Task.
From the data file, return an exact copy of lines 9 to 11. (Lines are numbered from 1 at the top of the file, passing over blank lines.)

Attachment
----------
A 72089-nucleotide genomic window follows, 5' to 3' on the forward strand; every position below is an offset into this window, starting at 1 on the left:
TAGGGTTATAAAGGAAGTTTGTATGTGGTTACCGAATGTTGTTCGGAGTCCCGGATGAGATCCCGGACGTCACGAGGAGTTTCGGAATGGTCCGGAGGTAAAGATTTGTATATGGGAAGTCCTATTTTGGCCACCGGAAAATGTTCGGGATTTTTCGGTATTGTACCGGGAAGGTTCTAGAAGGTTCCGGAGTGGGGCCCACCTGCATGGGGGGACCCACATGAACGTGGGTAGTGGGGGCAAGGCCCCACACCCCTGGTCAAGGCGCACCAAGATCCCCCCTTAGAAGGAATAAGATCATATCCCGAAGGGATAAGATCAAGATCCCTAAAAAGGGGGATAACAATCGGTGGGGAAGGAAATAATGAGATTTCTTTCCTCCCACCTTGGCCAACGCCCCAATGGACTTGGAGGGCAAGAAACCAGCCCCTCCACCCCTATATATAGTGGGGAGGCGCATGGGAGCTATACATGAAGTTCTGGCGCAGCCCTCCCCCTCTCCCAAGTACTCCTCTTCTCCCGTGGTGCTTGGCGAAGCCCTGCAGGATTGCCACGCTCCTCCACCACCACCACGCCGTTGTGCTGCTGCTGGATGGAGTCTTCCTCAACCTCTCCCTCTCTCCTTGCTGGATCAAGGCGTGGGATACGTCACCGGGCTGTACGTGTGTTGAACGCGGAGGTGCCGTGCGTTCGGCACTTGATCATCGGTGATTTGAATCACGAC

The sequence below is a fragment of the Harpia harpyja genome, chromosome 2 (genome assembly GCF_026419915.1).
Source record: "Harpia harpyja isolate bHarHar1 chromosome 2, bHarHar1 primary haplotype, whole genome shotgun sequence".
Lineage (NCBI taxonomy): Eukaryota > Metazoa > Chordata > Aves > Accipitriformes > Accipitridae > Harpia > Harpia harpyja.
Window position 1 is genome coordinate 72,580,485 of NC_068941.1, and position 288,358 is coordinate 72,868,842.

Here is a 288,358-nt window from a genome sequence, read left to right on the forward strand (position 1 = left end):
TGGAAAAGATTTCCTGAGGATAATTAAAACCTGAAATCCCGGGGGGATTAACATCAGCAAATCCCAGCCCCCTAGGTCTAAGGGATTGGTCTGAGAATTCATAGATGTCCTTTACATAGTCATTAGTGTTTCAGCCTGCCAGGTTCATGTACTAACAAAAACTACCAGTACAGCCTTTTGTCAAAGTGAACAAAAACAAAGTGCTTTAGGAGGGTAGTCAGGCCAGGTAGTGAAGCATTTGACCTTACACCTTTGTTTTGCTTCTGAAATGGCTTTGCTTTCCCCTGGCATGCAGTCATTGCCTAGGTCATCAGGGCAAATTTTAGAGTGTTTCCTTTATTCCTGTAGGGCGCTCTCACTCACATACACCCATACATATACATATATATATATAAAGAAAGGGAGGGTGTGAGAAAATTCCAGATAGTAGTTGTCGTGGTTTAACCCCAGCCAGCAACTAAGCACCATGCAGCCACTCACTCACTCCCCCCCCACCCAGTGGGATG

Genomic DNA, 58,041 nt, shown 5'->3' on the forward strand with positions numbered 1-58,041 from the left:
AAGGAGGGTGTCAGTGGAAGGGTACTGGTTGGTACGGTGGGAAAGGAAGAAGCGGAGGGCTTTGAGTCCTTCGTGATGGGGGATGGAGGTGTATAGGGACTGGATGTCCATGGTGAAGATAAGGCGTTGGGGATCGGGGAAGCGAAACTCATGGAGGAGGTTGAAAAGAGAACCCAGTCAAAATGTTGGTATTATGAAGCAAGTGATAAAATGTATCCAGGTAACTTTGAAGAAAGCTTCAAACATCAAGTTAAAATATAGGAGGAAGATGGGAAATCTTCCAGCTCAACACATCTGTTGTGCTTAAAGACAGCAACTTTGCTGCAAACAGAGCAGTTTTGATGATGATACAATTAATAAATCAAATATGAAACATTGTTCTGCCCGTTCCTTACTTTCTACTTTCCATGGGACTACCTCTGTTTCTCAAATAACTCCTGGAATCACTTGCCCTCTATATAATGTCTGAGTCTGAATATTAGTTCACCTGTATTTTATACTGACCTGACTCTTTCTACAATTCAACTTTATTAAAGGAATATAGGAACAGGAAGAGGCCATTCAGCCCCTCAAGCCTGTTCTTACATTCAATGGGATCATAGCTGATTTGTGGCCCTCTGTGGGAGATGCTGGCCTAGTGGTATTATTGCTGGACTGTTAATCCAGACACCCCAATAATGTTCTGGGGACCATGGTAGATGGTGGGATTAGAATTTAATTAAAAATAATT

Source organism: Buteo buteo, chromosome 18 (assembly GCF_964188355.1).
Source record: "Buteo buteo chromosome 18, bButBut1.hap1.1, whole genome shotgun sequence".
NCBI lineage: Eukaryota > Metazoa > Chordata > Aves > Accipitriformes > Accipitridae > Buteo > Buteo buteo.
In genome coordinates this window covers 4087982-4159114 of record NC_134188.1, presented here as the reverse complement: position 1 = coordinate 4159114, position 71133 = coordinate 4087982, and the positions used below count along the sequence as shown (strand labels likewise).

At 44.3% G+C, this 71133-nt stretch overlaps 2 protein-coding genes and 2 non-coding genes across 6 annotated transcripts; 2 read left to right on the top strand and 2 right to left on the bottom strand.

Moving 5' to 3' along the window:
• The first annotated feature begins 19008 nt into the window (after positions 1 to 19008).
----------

Genomic DNA, 58,041 nt, shown 5'->3' on the forward strand with positions numbered 1-58,041 from the left:
AAGGAGGGTGTCAGTGGAAGGGTACTGGTTGGTACGGTGGGAAAGGAAGAAGCGGAGGGCTTTGAGTCCTTCGTGATGGGGGATGGAGGTGTATAGGGACTGGATGTCCATGGTGAAGATAAGGCGTTGGGGATCGGGGAAGCGAAACTCATGGAGGAGGTTGAAAAGAGAACCCAGTCAAAATGTTGGTATTATGAAGCAAGTGATAAAATGTATCCAGGTAACTTTGAAGAAAGCTTCAAACATCAAGTTAAAATATAGGAGGAAGATGGGAAATCTTCCAGCTCAACACATCTGTTGTGCTTAAAGACAGCAACTTTGCTGCAAACAGAGCAGTTTTGATGATGATACAATTAATAAATCAAATATGAAACATTGTTCTGCCCGTTCCTTACTTTCTACTTTCCATGGGACTACCTCTGTTTCTCAAATAACTCCTGGAATCACTTGCCCTCTATATAATGTCTGAGTCTGAATATTAGTTCACCTGTATTTTATACTGACCTGACTCTTTCTACAATTCAACTTTATTAAAGGAATATAGGAACAGGAAGAGGCCATTCAGCCCCTCAAGCCTGTTCTTACATTCAATGGGATCATAGCTGATTTGTGGCCCTCTGTGGGAGATGCTGGCCTAGTGGTATTATTGCTGGACTGTTAATCCAGACACCCCAATAATGTTCTGGGGACCATGGTAGATGGTGGGATTAGAATTTAATTAAAAATAATT

Source organism: Buteo buteo, chromosome 18 (assembly GCF_964188355.1).